How can I fix my partner's sexual dysfunction?Sex / May 4th 2016  at 10:13AM   /   0

Dear KC, I'm dating a 60 yr old man who's just gone through a painful divorce. He has minor health issues, yet nothing that should affect sexual performance...except he is having issues. Things start off with a bang, then everything deflates (if you know what I mean). We're awaiting results from his doctor, but I suspect the divorce has shaken his confidence. If things continue to stall, I fear he'll leave me out of pure embarrassment. 

Research shows that only one in three people with sexual problems discuss it with their doctor. Even when dysfunction turns out to have a psychological cause, it can be compounded by minor physical issues. Mild diabetes combined with a period of work stress can lead to erectile dysfunction, whereas the same mildly diabetic man might have a perfectly firm erection when relaxed on vacation. 

Some drugs (prescriptive and otherwise), alcohol, and smoking are known to contribute to ED. Venous leaks are a possibility at your partner's age (aging veins in the penis become weak and can't retain the blood flow), but in those cases it's difficult to achieve a firm erection at all. Men who get firm erections but have difficulty maintaining them are more likely to have a psychological issue. If a man has hard erections during a make-out session or upon waking ("morning wood"), but loses them when he tries to put on a condom or penetrate his partner, he probably has performance anxiety.

Divorce and being new on the dating scene can be hard on a man's self-confidence. He might be too focused on your pleasure versus his own (odd as that sounds, it's incredibly common). If he's stuck in his head, he can't get into his body. The stress of trying to impress you keeps him from experiencing the sensual pleasure of the moment. The more he worries, the less able he is to "perform," creating a vicious cycle of anxiety and disappointment. If this is the case, your attitude of patience, empathy, and acceptance will be invaluable moving forward.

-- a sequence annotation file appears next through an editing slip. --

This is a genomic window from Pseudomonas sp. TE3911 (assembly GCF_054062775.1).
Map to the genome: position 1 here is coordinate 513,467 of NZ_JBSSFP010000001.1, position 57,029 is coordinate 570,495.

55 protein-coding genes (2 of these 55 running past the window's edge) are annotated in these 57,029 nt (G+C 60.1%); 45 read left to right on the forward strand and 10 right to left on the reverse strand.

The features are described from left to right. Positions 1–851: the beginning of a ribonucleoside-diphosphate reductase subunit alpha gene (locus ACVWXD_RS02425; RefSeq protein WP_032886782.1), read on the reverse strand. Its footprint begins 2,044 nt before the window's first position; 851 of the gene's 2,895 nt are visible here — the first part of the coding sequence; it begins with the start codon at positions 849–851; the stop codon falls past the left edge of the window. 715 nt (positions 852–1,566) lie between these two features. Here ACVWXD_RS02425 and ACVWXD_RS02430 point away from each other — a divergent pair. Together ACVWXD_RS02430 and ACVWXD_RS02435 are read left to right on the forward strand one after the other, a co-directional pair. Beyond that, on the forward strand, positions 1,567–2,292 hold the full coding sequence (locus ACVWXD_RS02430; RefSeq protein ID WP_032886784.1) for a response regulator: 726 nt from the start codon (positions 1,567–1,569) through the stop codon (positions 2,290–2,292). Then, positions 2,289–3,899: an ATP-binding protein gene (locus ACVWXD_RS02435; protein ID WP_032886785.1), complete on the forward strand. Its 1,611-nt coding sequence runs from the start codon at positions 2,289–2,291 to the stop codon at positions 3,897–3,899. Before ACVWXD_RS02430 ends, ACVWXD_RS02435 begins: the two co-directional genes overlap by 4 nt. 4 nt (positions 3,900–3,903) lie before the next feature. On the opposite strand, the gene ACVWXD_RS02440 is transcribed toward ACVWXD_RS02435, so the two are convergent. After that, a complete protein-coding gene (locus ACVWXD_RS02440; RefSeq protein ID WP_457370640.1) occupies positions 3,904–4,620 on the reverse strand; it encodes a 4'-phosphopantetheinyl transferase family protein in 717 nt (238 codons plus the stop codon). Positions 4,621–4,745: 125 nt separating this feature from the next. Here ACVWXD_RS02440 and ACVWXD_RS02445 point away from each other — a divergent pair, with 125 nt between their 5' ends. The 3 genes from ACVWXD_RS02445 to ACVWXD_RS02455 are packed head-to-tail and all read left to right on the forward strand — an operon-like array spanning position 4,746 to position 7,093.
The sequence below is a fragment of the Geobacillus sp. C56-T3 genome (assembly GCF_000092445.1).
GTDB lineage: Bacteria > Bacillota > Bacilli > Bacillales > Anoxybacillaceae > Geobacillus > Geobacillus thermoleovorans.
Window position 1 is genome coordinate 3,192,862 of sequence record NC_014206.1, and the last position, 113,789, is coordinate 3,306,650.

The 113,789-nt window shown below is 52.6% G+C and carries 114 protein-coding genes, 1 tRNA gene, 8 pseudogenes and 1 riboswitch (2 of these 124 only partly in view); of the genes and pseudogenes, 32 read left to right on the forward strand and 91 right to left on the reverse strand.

Try adopting a slower approach to sexual activity, beginning with sessions of extended sensual touching—what's called non-demand touching, or touching for pure pleasure. Exercises in "sensate focus," a technique developed by Masters and Johnson, is an effective approach to issues such as yours. It involves caressing each other, first in non-sexual ways (for example, alternating 30 minute back caresses, then 30 minutes on the front) before gradually moving toward more erotic, sexual touching. I'd recommend spending a few evenings together with nothing but non-demand touching on the agenda. Leave sex off the table for a few dates, then move forward when a more relaxed vibe has been established. There's a lot more to it than that, but you get the general idea.

Getting away from a goal-oriented mindset reduces anxiety. Men tend to be goal-oriented and your partner sounds like he really wants to please you. His heart is in the right place, and with a little luck and patience, his penis will soon be too. ;)

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